2. Our anti-money laundering supervision strategy
Our supervisory programme
Our rules require firms to have effective, proportionate and risk-based systems and controls to ensure they cannot be used for financial crime. Around 15,000 of the firms we regulate are also required to comply with the Money Laundering Regulations 2007 (the Regulations), which give effect to the Third EU Money Laundering Directive. We supervise those firms’ compliance with the Regulations.
The quality of firms’ AML systems and controls remains high on our agenda. Our financial crime specialist supervisors continue to carry out extensive work on both AML and anti-bribery and corruption, as these are the aspects of crime where the market incentives for firms are weakest. In the absence of legal or regulatory prohibition, money launderers and corrupt individuals could be attractive as potentially profitable customers, and firms and their employees could be tempted to pay bribes to secure business.
Our approach to AML supervision is risk-based, in line with our broader supervisory approach and international guidance on AML supervision. So we look for the most effective and proportionate means to ensure good AML standards in regulated firms, and allocate our resources to focus most closely on those firms and activities that present the highest risks of money laundering.
We have continued to implement our AML supervision strategy. This includes two proactive AML supervisory programmes. The first is the Systematic Anti-Money Laundering Programme (SAMLP). A programme of regular thorough scrutiny, this covers 14 major retail and investment banks operating in the UK, as well as their overseas operations with higher risk business models or strategic importance. So far we have completed 11 SAMLP assessments, with assessments since 2014 also including anti-bribery and corruption work where appropriate.
The second is a programme of regular AML inspections for a group of other firms (mostly smaller banks) presenting higher financial crime risk. The population of these firms is dynamic, with firms moving in and out depending on risk.
We also use thematic reviews as a key component of our risk-based approach to effective AML supervision. Our most recent published AML thematic reviews are AML/sanctions controls in smaller banks (2014), and Managing bribery and corruption risks in commercial insurance broking: an update (2014).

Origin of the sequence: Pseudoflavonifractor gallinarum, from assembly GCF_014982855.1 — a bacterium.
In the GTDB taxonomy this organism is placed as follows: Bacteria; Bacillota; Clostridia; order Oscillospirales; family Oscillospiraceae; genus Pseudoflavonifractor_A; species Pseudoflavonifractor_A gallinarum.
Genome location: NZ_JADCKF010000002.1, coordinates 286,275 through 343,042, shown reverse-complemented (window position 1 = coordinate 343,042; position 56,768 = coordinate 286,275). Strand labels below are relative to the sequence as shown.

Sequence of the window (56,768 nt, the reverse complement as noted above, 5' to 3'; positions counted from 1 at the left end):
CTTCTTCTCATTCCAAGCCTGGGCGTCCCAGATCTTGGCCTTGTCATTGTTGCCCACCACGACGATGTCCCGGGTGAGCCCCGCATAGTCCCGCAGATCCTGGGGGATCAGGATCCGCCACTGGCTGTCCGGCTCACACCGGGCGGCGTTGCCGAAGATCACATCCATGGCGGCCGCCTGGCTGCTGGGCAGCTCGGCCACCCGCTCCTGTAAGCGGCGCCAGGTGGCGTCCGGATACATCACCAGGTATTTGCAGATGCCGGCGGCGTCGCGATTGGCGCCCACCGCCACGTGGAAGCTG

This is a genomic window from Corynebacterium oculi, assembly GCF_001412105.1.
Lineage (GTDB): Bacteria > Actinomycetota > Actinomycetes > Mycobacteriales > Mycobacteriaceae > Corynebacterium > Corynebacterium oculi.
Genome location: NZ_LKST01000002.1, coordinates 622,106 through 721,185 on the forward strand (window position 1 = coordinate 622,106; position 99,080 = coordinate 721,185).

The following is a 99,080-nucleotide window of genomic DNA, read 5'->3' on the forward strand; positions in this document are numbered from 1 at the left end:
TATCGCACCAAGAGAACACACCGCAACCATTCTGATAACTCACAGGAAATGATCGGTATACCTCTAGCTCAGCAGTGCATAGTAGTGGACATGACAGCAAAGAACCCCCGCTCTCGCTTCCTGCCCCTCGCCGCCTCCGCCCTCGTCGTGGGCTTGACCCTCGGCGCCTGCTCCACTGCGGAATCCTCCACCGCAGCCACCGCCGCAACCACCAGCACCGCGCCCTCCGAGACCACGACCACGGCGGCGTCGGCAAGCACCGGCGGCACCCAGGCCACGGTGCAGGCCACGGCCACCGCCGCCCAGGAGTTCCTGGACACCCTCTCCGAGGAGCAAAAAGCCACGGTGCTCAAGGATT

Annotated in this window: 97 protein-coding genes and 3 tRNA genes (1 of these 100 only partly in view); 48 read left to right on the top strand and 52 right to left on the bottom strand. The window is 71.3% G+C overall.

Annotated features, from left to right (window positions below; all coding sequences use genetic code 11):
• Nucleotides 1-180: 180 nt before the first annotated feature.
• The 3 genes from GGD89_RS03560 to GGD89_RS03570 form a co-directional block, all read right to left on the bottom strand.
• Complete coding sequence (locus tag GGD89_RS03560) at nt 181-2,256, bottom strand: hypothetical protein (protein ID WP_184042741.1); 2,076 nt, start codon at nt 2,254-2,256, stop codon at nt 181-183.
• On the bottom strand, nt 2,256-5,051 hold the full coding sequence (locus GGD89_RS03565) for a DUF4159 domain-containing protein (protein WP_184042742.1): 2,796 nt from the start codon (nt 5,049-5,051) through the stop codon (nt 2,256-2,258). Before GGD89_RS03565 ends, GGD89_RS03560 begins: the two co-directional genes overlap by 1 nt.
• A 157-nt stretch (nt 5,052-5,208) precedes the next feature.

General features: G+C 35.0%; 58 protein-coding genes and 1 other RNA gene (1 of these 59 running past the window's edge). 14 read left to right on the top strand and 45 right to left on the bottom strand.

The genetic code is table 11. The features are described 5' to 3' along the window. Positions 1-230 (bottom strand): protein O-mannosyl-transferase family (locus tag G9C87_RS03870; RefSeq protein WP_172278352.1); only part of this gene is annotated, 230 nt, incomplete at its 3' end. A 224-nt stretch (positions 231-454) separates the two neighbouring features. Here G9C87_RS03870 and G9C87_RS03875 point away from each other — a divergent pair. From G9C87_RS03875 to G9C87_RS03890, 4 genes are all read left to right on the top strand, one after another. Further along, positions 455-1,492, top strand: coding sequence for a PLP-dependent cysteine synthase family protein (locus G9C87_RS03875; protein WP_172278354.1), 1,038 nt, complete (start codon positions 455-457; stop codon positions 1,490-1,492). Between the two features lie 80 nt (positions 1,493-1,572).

In late 2014 / early 2015, we visited several consumer credit firms to assess their financial crime systems and controls. We wanted to understand the level of money laundering and other financial crime risk in this sector, which we had only recently started to regulate, and to assess how firms were managing the risk. We found that firms needed to enhance their understanding of financial crime issues in some areas. Our forthcoming webcast will set out our expectations of consumer credit firms on financial crime.
Our thematic reviews continue to attract a lot of interest, both in the UK and internationally. We use the findings to update our publication Financial Crime: a guide for firms (the Guide). The Guide includes examples of good and poor practice, and makes our expectations of firms clear to help them enhance their own AML frameworks. Around 2,000 users access the Guide each month.
We also undertake targeted outreach including industry webinars and sector-specific presentations of thematic review findings. For example, a webinar held in early 2015 on the findings of our 2014 review of small banks’ AML controls attracted over 1,000 online viewers and allowed viewers to question a panel of FCA AML specialists on our expectations. A similar webinar was held the same day on our thematic review of anti-bribery and corruption controls in commercial insurance brokers and attracted nearly 500 viewers.
We may also identify crystallised or emerging risk through our thematic reviews. In the last two years we have found failings in eleven firms serious enough to take formal supervisory action. The types of supervisory tools we used are discussed in the section on ‘outcomes’ (chapter 3).
In addition to our proactive supervision programmes, we also receive intelligence and information about financial crime risks and events from a variety of sources including whistleblowers, law enforcement agencies and other regulators. We assess this information against what we already know about the firm or individual and use a risk-based approach to decide what action we need to take.
In the last two years we have considered over 230 referrals of this sort and taken action on over 140. In most of these cases, we have used close ongoing supervision to mitigate and monitor the risks. But in several instances we have taken more formal action, restricting the firm’s business or requiring them to appoint skilled persons to assess the weaknesses we have identified and put them right.
We are currently enhancing our supervision strategy to achieve greater reach over the population of firms we regulate.
We propose to introduce a financial crime data return covering a significant proportion of those firms we regulate which are subject to the Money Laundering Regulations 2007. This will enable us to identify more accurately those firms presenting the highest financial crime risks. As part of our drive to increase transparency, we will look at whether it is appropriate to publish some of this data in aggregate form. Firms tell us they want more information on money laundering risks. Publishing these aggregate results should help them. We expect to issue a Policy Statement in July 2016 and to receive the first run of data in early 2017.